I sometimes compare the current status of “the Left-Hand Path” as not so much as a path, but as a super highway on which are millions of lanes, all heading more or less in the same direction, and during one’s travels, one might merge and cross lanes several times before they reach their final destination. And then, like any highway, there are offramp departures that many take, sending them off in many alternative directions, never to return to that great highway heading Left. One could imagine that by the time one reaches the end of the super highway, it will have shrunk to a meandering two lane road, far from the mainstream of traffic and, further still, to a single footpath, upon which one intrepid soul might eventually find that point of singularity, the end of the trail.
Sometimes, however, I tend to see the Left-Hand Path not so much as a highway, a road, or a path at all, but more like a “color line” buy which all are measured. Now, my “black and ethnic” readers will probably understand this point much more than those who are white. One might consider it like the “Fitzpatrick Skin Type Scale (*1),” which rates skin color from Type 1 (Light, Pale White) to Type 6 (Black, Very Dark Brown to Black), but much more detailed. In the days of post Civil War racism in the United States, the color line was a measurement of skin tone, by which the power elite (read as white majority) could determine if a person of color was light skinned enough to gain access to a greater degree of acceptance in the white culture.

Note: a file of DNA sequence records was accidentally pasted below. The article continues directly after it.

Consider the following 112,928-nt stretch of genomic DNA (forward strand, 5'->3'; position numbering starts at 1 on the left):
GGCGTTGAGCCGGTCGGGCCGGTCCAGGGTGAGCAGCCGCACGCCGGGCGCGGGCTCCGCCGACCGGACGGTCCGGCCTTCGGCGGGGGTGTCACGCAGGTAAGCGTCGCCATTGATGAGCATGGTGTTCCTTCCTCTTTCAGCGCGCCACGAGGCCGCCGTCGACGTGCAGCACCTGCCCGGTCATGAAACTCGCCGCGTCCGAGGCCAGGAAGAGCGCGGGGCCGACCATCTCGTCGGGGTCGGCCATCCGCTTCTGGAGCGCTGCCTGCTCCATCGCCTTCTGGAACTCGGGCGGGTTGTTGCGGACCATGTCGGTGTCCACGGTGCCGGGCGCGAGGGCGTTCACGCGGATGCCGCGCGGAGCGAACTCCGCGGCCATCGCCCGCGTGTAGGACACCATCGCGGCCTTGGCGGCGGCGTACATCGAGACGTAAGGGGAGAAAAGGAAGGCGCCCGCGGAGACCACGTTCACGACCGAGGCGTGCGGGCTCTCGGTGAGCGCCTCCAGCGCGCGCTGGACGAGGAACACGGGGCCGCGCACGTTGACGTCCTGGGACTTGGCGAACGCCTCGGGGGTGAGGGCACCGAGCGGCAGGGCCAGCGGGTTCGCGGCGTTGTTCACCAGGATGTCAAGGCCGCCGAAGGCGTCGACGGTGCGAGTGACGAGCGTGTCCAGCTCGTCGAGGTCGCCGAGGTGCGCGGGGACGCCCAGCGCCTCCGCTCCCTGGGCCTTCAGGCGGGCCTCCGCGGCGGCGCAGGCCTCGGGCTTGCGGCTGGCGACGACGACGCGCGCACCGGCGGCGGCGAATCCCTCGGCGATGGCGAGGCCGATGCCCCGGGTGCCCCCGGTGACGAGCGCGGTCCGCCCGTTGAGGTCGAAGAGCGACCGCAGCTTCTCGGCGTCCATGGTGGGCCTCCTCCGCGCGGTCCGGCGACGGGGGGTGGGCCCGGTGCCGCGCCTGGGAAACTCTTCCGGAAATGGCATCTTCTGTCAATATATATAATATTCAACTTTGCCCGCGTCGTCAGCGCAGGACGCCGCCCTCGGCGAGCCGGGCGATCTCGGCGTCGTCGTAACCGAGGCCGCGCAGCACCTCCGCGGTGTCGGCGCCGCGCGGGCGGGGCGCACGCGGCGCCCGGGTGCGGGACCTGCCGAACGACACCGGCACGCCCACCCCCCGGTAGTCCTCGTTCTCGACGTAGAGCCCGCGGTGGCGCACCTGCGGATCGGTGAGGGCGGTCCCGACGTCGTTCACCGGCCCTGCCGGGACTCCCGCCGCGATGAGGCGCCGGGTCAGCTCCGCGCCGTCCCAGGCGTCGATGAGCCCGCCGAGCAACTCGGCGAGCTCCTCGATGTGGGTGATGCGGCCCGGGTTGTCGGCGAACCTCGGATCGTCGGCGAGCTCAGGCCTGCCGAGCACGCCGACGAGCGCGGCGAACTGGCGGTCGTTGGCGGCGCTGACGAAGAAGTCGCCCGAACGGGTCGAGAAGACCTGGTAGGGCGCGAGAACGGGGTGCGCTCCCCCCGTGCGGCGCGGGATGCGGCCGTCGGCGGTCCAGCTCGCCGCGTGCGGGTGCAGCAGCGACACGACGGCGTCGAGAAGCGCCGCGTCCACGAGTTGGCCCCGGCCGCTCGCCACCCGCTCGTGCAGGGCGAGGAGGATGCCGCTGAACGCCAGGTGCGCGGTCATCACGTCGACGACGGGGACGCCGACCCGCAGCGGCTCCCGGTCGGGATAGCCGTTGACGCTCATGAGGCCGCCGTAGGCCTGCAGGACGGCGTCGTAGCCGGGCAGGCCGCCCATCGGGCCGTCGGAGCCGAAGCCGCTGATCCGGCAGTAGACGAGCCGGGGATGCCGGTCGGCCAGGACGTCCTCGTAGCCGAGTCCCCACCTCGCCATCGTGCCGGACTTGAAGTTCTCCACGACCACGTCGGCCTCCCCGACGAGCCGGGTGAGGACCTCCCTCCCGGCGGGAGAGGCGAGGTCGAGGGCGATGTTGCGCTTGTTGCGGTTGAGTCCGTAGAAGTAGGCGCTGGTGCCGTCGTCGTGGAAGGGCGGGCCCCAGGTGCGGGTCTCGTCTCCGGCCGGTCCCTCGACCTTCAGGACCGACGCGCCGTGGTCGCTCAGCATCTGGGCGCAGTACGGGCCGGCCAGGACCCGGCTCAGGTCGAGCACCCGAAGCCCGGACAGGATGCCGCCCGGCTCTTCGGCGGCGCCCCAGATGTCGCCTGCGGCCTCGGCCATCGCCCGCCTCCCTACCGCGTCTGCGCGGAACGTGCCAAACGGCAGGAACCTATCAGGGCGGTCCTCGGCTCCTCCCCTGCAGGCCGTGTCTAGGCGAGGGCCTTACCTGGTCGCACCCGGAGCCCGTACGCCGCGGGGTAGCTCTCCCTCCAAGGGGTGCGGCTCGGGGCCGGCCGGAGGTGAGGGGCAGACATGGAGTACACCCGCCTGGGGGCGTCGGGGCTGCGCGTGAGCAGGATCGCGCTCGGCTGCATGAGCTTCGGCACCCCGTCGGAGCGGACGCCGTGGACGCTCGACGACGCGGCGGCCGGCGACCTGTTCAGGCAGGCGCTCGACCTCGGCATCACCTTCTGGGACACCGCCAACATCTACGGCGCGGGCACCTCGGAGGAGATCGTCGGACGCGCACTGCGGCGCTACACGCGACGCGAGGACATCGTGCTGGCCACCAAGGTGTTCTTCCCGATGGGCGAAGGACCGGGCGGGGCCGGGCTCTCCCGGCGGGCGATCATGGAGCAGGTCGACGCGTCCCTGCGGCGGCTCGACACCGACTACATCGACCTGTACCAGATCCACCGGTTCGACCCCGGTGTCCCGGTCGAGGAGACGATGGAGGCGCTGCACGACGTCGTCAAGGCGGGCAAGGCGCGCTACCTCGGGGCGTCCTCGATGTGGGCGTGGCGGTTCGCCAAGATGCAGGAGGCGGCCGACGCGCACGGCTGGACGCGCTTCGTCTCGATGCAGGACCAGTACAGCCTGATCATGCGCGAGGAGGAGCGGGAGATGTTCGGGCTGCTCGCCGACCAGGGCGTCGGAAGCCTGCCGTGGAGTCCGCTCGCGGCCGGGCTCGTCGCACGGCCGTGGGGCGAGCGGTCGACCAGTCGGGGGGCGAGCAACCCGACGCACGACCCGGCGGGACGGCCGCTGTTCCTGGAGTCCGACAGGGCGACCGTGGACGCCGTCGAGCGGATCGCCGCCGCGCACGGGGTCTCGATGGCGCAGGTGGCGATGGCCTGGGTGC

This system, was still alive in 1964, and was referenced in Bruce Hornsby’s song, The Way It Is:
“Well, they passed a law in ’64
To give those who ain’t got a little more,
But it only goes so far,
Because the law don’t change another’s mind